Insulin is a hormone secreted by specialized cells in the pancreas in response to (among other things), increased blood glucose concentration. The primary role of insulin is to control the transport of glucose from the bloodstream into the cells. After consuming a meal, insulin enhances the uptake of the energy nutrients (amino acids, glucose, and fatty acids). Insulin helps maintain blood glucose within normal limits and stimulates protein synthesis, glucose synthesis in the liver and muscle, and fat synthesis.
Without insulin, or when insulin is ineffective, glucose regulation falters and the metabolism of energy-yielding nutrients changes. In diabetes, there is too much glucose in the blood. When glucose builds in the blood instead of going into the cells, it can cause two problems:
- Your cells may become starved for energy
- Over time, high glucose blood levels may harm your kidneys, heart, eyes or nerves
Type I Diabetes(a.k.a. Juvenile Onset Diabetes, Insulin-Dependant Diabetes) Insulin-dependant is caused by damage to the pancreas. The pancreas contains beta cells, which make insulin. With Type I diabetes, the deficiency of insulin is due to a decline in the number of beta cells the pancreas contains. It appears that certain genes make Type I diabetics more susceptible, but a triggering factor (usually a viral infection) sets it off. In most people with Type I diabetes, the immune system makes a mistake, attacking the beta cells and causing them to die. Without the beta cells, you cannot produce insulin. Glucose then builds up in the blood and causes diabetes.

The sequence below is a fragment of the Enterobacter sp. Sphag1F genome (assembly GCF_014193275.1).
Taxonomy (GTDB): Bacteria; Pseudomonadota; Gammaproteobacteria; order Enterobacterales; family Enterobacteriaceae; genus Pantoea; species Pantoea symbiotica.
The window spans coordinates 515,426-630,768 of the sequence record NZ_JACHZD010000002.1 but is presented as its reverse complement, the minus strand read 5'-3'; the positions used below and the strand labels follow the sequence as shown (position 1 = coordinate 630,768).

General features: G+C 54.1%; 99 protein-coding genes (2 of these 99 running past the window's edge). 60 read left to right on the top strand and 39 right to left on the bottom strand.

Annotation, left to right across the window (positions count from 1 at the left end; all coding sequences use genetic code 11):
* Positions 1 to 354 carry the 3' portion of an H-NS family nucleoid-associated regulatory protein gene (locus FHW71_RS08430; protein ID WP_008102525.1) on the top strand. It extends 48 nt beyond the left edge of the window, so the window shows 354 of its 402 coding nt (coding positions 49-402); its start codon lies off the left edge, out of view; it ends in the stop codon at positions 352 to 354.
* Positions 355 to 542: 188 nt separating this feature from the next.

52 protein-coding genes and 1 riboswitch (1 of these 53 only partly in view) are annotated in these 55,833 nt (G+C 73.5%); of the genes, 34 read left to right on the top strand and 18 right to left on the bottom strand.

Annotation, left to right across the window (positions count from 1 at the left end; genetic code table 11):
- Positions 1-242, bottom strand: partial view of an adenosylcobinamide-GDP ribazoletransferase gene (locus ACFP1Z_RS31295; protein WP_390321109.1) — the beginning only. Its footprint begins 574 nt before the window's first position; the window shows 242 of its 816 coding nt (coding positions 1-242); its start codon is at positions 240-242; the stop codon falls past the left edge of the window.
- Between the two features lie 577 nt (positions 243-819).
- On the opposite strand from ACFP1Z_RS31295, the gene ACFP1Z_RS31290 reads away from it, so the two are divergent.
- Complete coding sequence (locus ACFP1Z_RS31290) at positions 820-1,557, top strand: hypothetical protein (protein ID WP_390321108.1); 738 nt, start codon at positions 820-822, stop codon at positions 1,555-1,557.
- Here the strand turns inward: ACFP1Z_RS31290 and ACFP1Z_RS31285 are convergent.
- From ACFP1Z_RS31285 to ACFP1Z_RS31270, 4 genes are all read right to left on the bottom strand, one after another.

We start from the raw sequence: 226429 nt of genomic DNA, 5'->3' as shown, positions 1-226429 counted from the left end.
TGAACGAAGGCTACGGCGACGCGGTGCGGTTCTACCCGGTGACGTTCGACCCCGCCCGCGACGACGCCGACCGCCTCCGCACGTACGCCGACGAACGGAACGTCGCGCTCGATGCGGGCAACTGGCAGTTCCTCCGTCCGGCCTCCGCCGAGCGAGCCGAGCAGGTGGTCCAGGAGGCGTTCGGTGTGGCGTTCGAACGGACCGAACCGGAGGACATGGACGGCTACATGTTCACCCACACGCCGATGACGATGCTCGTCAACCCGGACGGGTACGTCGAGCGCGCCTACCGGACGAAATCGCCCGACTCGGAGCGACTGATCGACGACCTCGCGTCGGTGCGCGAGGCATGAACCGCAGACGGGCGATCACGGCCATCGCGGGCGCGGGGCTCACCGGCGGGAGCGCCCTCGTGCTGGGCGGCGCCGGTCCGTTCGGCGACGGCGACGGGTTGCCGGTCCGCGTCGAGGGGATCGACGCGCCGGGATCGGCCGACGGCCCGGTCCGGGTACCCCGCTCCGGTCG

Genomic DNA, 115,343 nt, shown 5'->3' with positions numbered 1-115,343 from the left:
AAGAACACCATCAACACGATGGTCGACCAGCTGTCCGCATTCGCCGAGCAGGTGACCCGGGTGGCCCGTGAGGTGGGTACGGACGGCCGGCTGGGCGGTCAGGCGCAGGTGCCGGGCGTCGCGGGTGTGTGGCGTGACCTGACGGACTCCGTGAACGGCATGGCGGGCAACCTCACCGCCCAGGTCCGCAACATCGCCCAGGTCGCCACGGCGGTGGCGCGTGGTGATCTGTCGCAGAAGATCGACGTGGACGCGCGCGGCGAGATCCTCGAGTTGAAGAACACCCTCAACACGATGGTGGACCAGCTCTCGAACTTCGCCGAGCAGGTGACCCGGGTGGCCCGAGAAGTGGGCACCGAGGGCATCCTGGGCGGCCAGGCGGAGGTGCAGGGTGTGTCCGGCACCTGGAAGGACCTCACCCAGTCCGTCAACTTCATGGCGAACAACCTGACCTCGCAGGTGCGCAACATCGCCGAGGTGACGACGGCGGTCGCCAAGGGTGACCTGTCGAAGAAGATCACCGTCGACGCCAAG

Type II diabetes is the most common form of diabetes, with about 90% of diabetic falling into the Type II category. With Type II diabetes, glucose builds up in the blood – it’s not because not enough insulin is present, but probably because cells lose their insulin receptors and become less sensitive to insulin. Type II diabetes usually (though not always) occurs in individuals who are over 40 years of age and who are overweight.
Type II diabetes produces mild symptoms and can be controlled with a healthy diet, exercise and weight loss. Type II diabetics should also monitor their glucose levels to be sure they are maintaining healthy levels. In some cases, weight loss, diet, and exercise are not enough to control the glucose levels. In those cases, your physician may control your diabetes by prescribing diabetes pills or insulin shots.